Periodontics

What is a Periodontist?

A periodontist is a dental professional who specializes in the diagnosis and treatment of periodontal disease, also referred to as gum disease. A periodontist focuses on the areas of the mouth surrounding the teeth, including the gums, bones, and connective tissues.

What is Periodontal Disease (Gum Disease)?

Periodontal disease is caused by the buildup of plaque, the sticky, bacteria-filled film that forms on teeth. If left untreated, periodontal disease can cause deterioration of the gum tissue and bone, which can lead to receding gums and tooth loss.

Systematic Affects of Periodontal Disease

  • Atherosclerosis and heart disease: Gum disease may increase the risk of clogged arteries and heart disease. It also is believed to worsen existing heart disease.
  • Stroke: Gum disease may increase the risk of the type of stroke that is caused by blocked arteries.
  • Premature births: A woman who has gum disease during pregnancy may be more likely to deliver her baby too early. The infant may be more likely to be of low birth weight.
  • Diabetes: Diabetic patients with periodontal disease may have more trouble controlling their blood sugar than diabetic patients with healthy gums.
  • Respiratory disease: Bacteria involved in gum disease may cause lung infections or worsen existing lung conditions. This is particularly important for elderly adults in institutions such as nursing homes. In this group, bacteria from the mouth may reach the lungs and may cause severe pneumonia.

Symptoms

When diagnosing Gum Disease, the signs of gum disease we look for include:

  • Red, inflamed gums
  • Bleeding while brushing or flossing
  • Receding gums
  • Loose or separating teeth
  • Presence of pus between the gum and tooth
  • Prolonged bad breath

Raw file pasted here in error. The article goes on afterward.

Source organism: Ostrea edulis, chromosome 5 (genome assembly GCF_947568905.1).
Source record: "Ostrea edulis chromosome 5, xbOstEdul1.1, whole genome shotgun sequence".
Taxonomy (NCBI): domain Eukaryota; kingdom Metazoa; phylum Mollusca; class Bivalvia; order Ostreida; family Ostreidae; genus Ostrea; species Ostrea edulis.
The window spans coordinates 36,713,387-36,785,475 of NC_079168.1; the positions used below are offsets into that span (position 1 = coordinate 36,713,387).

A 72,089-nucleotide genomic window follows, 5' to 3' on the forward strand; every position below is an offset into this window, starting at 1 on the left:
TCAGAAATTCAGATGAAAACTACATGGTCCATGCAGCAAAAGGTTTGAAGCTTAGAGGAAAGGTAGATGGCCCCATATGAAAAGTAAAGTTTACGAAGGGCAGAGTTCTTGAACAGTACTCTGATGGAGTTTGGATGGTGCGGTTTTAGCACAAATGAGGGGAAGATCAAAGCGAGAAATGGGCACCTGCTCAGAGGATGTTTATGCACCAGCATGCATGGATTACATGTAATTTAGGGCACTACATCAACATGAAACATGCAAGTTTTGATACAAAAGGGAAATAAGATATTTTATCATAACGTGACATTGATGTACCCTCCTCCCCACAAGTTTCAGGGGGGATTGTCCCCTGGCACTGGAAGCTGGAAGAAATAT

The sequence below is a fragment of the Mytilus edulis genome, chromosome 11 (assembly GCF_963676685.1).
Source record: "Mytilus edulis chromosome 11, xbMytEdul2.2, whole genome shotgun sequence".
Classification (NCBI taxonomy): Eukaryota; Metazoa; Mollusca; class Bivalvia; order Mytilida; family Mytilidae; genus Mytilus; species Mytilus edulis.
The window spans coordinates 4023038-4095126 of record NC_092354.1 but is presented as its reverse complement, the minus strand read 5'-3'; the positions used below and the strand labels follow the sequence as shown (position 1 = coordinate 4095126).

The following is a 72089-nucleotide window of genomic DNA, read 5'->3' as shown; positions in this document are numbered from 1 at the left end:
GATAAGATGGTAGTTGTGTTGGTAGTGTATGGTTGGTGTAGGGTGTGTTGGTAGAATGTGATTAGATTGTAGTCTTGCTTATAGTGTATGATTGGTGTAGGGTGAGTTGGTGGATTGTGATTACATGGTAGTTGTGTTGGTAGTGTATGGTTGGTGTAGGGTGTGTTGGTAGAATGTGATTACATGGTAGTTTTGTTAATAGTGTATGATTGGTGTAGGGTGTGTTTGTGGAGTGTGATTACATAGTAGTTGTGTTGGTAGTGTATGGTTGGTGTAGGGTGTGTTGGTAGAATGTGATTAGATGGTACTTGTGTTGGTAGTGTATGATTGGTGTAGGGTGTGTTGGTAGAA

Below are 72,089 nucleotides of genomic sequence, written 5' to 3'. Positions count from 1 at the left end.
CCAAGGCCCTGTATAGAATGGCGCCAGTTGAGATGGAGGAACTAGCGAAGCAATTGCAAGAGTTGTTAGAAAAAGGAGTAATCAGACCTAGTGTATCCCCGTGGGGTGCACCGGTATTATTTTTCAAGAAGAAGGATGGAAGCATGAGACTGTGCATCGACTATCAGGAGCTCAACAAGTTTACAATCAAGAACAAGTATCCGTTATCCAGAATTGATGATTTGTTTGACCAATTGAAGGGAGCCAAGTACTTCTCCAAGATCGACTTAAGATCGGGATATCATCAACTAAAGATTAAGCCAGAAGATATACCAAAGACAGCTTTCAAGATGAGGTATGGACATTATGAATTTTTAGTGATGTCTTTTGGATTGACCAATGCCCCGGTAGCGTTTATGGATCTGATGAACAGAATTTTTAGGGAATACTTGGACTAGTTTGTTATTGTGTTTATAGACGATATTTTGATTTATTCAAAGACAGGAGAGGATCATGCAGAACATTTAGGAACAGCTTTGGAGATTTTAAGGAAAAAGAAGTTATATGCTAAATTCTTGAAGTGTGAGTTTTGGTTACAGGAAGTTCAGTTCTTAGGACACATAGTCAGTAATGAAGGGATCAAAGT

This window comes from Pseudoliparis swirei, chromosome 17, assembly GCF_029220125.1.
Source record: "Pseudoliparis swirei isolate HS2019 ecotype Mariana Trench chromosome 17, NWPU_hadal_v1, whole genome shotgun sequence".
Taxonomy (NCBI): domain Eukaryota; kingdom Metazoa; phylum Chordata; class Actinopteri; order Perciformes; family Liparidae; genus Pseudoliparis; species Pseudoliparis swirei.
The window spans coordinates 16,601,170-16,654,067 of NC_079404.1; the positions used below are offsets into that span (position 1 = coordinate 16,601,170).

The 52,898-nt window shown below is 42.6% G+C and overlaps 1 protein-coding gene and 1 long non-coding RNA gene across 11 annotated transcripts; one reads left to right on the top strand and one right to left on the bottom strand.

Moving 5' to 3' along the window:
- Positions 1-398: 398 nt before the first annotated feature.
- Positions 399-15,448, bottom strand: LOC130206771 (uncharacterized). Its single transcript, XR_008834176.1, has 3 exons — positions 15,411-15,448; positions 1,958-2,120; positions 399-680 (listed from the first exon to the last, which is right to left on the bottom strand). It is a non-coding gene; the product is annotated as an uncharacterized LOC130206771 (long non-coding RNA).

Because the symptoms are initially mild, many people don’t realize they may have gum disease. You may have an increased risk for gum disease if you smoke, have diabetes, take certain medications, endure excessive stress, or don’t eat properly.

How Do Lasers Treat Periodontal Disease?

Lasers are a non-surgical approach to arresting the progression of periodontal disease. Following scaling and root planning, a laser is used to significantly reduce the bacterial colonies and decontaminate the infected periodontal pocket. Lasers also remove the infected tissue lining the periodontal pocket. As the infected tissue is removed, microscopic blood clots form and your body’s natural healing response takes over. As you heal, the tissue reattaches to the bone and your gums return to a healthy infection-free state.

Will Laser Therapy Be Painful?

One of the biggest advantages of laser therapy is that most procedures can be performed with little or no anesthesia. Your Dentist or Hygienist calibrates the lasers to provide just the right amount of power to treat your gums without causing undue pain or trauma to your tissue. Some localized anesthesia may be necessary depending upon the level of infection present.

Will The Laser Therapy Cure My Gum Disease?

Once you have been diagnosed with periodontal disease you can never cure the disease; but you can mange the disease by arresting the progression of the infection through scaling, root planing and laser therapy. Just as Diabetes is not curable but easily managed with proper care and maintenance, the same is true for periodontal disease. Your Dentist may recommend that you see a Periodontist (gum disease specialist) for a follow up evaluation if the level of periodontal disease is advanced.

How Do I Know If I Can Benefit From Laser Therapy?

While lasers have many uses in dentistry, they are not used for all procedures. Your Dentist will determine if laser therapy is right for you.